Mrs. McClure had a fearless spirit, urging everyone to take up arms and sent forth her sons, sons-in-law and neighbors in the cause of freedom. All of her sons fought the battles of liberty on every field.
Mrs. McClure’s son, James, and her son-in-law, Ned Martin, returned from Sumpter’s Camp at Clem’s Branch in Lancaster District, South Carolina, and were melting her pewter dishes to make bullets for the American cause, when Captain Huck and his band of Redcoats and Tories came burning and pillaging the countryside and took the young men captive. When Huck attempted to burn her family Bible, Mrs. McClure snatched it from the fire, and Huck struck her with the flat of his sword. The soldiers set fire to the house, but Mrs. McClure extinguished the flames and managed to save some gold coins hidden previously by stooping down, feigning an injury, and covering the coins with her foot. Mrs. McClure dispatched her daughter Mary to Sumpter’s camp to alert Mrs. McClure’s son, Captain John McClure. Captain McClure and John Bratton led their companies of York and Chester men 30 miles to attack and rout the British, rescuing the young men.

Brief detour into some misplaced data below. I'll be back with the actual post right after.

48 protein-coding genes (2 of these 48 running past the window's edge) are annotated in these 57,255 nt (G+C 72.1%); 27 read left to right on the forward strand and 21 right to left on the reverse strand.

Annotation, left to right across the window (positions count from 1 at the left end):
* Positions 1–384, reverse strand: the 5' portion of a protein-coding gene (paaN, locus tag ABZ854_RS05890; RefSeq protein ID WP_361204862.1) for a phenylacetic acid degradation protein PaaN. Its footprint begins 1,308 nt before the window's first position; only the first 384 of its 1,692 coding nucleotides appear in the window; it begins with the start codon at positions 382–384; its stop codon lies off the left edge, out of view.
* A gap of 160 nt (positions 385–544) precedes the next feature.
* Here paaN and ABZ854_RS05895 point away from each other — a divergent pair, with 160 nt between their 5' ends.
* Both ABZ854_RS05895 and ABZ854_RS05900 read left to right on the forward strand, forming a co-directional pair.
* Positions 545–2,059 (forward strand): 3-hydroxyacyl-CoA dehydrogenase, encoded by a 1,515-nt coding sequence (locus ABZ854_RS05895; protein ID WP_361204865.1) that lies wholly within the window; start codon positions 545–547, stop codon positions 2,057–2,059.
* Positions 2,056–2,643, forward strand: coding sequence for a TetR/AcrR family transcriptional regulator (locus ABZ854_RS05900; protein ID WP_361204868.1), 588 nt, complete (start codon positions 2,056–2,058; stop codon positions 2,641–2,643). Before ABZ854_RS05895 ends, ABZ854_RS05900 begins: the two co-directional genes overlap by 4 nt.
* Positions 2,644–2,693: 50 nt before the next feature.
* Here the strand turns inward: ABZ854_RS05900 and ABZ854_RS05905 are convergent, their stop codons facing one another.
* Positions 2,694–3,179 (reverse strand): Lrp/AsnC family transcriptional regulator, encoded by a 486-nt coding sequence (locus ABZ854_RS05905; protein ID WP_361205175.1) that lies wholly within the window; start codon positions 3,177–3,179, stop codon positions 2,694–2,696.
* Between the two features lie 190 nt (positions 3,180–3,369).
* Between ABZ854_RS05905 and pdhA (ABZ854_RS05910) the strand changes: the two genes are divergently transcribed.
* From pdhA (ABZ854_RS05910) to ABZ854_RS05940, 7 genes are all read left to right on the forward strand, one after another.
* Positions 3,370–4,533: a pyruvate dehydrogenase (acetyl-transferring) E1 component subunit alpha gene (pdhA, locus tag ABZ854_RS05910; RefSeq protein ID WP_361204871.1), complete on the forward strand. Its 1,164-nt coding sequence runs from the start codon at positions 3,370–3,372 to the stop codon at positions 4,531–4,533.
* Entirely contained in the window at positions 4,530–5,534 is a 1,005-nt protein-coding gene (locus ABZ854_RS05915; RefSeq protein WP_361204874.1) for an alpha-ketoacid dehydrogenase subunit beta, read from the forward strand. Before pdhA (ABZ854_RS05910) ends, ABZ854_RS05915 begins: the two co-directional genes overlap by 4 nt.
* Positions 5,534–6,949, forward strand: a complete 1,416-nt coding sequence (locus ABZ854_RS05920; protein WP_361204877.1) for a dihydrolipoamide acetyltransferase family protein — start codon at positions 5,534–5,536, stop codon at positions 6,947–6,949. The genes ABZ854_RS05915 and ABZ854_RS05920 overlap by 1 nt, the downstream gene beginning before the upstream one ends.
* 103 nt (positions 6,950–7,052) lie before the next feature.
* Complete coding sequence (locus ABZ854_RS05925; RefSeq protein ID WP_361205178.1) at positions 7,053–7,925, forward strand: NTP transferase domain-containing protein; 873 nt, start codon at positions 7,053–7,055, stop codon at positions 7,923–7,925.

Captain John McClure fought bravely at Hanging Rock and Rocky Mount, but was stricken down and died of his wounds at Charlotte, attended by his brave mother. Mrs. McClure’s other son, Hugh, suffered grave injuries and was crippled for life. Her eldest son, William, entered the army as a surgeon and was taken prisoner at the surrender of Charleston.
Mrs. McClure lived until the age of 89 or 90 and is buried in the Burnt Meeting House Church Cemetery in Chester County, South Carolina.